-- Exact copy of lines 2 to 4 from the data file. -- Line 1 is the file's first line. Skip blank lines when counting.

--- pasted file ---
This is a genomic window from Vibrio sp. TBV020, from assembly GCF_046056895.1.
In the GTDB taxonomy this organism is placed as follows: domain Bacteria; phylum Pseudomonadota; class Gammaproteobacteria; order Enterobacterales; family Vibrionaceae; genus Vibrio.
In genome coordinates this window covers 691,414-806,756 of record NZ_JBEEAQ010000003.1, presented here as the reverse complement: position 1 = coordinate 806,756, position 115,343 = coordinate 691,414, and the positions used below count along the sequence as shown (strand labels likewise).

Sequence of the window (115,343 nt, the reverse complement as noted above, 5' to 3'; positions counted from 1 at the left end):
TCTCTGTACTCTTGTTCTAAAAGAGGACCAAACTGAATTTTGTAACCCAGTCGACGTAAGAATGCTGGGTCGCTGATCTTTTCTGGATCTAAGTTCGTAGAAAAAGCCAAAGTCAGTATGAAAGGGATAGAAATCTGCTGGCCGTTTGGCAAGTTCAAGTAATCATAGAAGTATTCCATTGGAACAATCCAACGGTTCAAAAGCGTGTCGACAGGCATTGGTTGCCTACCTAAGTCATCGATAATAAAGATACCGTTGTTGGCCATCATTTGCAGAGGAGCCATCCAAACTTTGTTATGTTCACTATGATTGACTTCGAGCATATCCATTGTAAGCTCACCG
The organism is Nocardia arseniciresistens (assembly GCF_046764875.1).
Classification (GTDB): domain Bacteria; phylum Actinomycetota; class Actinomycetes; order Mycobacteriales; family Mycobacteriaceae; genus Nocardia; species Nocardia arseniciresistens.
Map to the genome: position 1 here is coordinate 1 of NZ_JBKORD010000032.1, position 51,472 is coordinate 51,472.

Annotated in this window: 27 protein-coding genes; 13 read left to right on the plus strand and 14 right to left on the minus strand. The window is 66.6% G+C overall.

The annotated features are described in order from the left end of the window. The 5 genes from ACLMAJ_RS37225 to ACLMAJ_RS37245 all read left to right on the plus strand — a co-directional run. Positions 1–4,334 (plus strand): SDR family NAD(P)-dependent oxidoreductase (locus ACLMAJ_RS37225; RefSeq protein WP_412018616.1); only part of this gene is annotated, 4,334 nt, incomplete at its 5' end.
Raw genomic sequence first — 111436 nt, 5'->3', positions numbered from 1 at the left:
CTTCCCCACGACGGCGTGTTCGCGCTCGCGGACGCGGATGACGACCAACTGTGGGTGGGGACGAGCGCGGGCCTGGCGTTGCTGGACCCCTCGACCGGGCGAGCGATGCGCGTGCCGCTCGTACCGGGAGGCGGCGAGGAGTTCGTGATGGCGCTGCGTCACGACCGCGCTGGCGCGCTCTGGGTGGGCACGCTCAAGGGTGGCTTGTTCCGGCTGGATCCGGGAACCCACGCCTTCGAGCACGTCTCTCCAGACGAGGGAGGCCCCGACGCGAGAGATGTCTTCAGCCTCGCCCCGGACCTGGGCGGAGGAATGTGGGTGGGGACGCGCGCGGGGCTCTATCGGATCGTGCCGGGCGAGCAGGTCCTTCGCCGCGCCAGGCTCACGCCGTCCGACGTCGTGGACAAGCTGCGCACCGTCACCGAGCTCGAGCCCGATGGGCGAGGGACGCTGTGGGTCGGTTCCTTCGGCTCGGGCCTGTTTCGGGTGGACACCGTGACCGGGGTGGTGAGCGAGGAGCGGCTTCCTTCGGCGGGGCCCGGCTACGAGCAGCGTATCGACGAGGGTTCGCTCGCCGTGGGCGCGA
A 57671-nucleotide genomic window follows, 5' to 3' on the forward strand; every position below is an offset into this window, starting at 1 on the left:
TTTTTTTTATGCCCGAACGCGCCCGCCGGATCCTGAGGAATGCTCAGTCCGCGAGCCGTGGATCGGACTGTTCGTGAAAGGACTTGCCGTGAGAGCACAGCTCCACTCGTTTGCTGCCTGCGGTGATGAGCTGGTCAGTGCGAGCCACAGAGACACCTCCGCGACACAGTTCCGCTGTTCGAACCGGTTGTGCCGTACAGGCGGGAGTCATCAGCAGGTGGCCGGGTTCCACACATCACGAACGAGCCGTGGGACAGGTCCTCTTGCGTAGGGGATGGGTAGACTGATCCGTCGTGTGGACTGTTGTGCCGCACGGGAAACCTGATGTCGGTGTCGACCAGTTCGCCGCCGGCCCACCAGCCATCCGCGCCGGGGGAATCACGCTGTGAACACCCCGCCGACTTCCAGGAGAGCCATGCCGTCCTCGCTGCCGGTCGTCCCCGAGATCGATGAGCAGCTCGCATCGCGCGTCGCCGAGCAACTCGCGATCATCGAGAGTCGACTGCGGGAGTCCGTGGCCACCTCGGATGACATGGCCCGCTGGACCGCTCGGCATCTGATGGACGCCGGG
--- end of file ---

In the GTDB taxonomy this organism is placed as follows: domain Bacteria; phylum Pseudomonadota; class Gammaproteobacteria; order Enterobacterales; family Vibrionaceae; genus Vibrio.
In genome coordinates this window covers 691,414-806,756 of record NZ_JBEEAQ010000003.1, presented here as the reverse complement: position 1 = coordinate 806,756, position 115,343 = coordinate 691,414, and the positions used below count along the sequence as shown (strand labels likewise).

Sequence of the window (115,343 nt, the reverse complement as noted above, 5' to 3'; positions counted from 1 at the left end):